Plants create their own food by using sunlight to convert carbon dioxide to sugars, a form of stored energy. Could science mimic photosynthesis by turning sunlight directly into another form of energy, electricity, far more efficiently than familiar solar panels?
That’s what graduating Brooklyn College chemistry major Michelle Leuenberger hopes to find out with a Fulbright grant that will take her to the Karlsruhe Institute of Technology in Germany. Among other things, the institute coordinates a 35-member European consortium that is racing to devise a renewable energy supply system.
The Fulbright U.S. Student Program grant is sponsored by the State Department’s Bureau of Educational and Cultural Affairs, is part of the U.S. government’s flagship international exchange program. Its goals are promoting international understanding and finding solutions to shared concerns.
She will work with biochemist Frank Breitling, who invented the PEPperPRINT peptide synthesizer. Based on a laser printer, it can lay down 10,000 peptides per square inch (peptides are amino acid polymers that are the building blocks of proteins).
“My job will be to create the toner particles used in the synthesizer. They will be amino acid-porphyrin conjugates,” she says. Porphyrins are organic compounds, the most familiar of which is the pigment in red blood cells. “Porphyrins are structurally similar to chlorophyll in plant and bacteria photosystems, so we’re hoping they’ll be able to provide a similar function in a biomimetic [life-mimicking] solar cell.”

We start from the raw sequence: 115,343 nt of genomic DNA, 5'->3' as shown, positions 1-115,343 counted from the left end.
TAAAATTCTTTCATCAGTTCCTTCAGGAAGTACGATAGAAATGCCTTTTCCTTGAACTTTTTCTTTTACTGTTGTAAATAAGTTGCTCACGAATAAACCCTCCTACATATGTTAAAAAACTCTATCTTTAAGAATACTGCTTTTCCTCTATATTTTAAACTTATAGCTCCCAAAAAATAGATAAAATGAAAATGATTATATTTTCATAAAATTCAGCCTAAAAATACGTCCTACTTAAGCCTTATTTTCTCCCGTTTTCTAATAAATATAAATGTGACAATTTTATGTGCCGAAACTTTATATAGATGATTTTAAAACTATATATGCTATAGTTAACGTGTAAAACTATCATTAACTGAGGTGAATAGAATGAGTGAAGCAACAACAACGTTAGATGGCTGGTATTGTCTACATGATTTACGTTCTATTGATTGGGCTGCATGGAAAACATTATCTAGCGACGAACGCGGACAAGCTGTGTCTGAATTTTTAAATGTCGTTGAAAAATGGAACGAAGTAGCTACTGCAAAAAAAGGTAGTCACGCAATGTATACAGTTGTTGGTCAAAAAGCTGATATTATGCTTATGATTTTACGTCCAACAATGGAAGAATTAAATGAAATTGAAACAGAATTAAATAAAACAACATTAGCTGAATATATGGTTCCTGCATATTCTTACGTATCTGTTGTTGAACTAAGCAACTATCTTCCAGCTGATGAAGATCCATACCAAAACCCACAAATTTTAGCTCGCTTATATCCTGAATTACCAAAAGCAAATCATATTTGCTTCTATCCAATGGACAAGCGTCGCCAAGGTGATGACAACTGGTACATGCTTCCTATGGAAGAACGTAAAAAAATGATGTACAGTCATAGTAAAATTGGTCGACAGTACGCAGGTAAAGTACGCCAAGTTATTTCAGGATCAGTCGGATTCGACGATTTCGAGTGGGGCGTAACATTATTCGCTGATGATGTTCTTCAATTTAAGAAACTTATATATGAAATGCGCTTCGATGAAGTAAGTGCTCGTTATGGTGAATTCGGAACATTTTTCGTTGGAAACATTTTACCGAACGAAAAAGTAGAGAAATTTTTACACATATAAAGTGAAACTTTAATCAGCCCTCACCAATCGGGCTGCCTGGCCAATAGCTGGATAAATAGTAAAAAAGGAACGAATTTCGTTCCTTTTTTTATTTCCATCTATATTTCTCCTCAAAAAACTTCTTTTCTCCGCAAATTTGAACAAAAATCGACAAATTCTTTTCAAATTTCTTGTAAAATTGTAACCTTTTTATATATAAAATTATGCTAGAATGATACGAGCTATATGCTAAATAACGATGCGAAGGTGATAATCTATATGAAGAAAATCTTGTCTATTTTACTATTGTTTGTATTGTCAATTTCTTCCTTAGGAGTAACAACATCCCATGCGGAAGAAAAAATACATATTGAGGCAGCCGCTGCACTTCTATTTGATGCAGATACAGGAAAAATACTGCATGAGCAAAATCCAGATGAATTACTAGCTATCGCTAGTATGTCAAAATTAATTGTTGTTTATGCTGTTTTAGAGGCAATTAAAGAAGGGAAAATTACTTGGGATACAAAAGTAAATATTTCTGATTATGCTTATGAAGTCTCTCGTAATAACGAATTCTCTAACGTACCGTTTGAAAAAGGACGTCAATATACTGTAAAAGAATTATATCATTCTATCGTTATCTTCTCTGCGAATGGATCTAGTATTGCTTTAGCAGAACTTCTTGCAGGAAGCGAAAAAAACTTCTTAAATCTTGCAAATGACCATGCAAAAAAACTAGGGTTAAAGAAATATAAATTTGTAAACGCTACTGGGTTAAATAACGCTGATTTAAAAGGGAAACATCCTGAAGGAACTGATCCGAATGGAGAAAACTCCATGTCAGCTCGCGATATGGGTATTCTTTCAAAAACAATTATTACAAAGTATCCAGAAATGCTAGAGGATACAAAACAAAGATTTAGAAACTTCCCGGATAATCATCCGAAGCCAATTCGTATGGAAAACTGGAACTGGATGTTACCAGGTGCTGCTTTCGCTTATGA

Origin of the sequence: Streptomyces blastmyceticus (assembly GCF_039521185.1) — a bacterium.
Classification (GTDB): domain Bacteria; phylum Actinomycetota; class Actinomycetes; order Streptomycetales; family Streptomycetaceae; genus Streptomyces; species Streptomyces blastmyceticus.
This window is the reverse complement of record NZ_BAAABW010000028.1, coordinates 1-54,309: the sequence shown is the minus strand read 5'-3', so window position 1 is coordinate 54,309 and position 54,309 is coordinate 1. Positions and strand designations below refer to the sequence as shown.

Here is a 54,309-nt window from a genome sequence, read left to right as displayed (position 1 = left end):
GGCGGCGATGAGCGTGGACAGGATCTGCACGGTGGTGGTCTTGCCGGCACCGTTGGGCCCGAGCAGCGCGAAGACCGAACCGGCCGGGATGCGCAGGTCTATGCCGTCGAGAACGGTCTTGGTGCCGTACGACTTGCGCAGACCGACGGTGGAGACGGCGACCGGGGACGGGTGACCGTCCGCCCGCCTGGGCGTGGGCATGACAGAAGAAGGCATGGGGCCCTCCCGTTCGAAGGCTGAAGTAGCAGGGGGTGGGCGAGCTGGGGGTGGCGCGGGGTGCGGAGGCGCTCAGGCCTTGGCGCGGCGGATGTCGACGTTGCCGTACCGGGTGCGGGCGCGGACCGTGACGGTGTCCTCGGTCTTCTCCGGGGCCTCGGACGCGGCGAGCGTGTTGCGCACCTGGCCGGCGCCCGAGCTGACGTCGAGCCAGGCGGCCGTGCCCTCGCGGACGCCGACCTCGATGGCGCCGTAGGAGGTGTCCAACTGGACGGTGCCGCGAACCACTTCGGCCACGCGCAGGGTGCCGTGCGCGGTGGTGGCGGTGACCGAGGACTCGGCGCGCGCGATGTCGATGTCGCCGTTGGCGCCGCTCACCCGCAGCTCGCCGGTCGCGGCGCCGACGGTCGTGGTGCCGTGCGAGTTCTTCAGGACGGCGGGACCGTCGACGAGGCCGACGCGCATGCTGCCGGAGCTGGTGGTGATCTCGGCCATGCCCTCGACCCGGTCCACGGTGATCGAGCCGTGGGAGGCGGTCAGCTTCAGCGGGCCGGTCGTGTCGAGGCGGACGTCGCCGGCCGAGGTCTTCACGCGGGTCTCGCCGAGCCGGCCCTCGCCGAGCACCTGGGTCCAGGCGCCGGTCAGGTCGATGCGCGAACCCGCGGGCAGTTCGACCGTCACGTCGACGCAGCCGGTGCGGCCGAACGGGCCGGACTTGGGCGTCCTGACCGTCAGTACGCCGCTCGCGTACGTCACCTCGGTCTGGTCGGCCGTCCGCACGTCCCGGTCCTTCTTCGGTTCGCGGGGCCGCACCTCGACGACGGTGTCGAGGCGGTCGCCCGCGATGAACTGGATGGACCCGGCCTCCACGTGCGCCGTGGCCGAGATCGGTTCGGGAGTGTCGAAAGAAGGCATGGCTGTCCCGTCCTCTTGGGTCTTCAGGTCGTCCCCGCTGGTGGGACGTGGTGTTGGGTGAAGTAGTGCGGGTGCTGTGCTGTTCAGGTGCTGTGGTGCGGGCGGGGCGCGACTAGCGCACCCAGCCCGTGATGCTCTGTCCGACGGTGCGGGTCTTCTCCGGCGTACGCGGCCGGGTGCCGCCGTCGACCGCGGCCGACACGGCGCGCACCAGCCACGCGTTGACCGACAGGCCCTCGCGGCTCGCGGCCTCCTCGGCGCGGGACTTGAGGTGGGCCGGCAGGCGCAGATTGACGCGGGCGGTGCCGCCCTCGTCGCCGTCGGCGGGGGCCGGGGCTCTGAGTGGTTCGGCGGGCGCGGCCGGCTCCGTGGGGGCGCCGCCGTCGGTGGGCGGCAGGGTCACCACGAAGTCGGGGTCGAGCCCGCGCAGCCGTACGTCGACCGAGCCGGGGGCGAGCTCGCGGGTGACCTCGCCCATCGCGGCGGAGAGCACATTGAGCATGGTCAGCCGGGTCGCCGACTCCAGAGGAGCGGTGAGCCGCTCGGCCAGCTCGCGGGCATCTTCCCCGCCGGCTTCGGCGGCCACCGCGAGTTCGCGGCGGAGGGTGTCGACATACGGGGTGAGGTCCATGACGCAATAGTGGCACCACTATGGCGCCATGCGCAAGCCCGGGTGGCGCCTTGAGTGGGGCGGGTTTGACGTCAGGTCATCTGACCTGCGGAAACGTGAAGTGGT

Essentially, Leuenberger and Breitling are trying to create a peptide that will act as a diode, a one-way electrical circuit that will pass electrons across a membrane but prevent them from traveling backward. The printer will randomly produce peptides with different combinations of amino acids and amino acid-porphyrin conjugates. She will build a peptide library and compile evidence of which work best.
“It’s an evolutionary based approach to synthesis,” she says. By simultaneously printing 10,000 variants per square inch, “We vastly increase the possibility of coming across peptides which will do the job.”
Finding the right peptides could have a huge payoff. “Photosynthesis is almost 100 percent efficient; electrons are never lost. Our hope is to get close to 100 percent conversion of light to electricity,” she says.
In contrast, the solar (photovoltaic) panels now sprouting on rooftops use a far less efficient technology. Manufacturers claim efficiencies up to 24 percent. Some research labs tout results of 42 percent or more; a Boeing subsidiary envisions theoretical efficiencies of 58 percent with new materials.
Leuenberger connected with Breitling through a Brooklyn College professor, Brian Gibney. "The most difficult part of getting a Fulbright is finding someone who will host you,” she says. That’s just one reason why she found Brooklyn College “the right place.” She won a couple of small scholarships there and helped support herself by waitressing and bartending on weekends.
After 10 months in Germany, she intends to enroll in a doctoral program in chemistry at the University of California at Berkeley and, eventually, become a professor. “I know that getting this Fulbright will really open doors for me. I know this will help me stand out” on the eventual job market.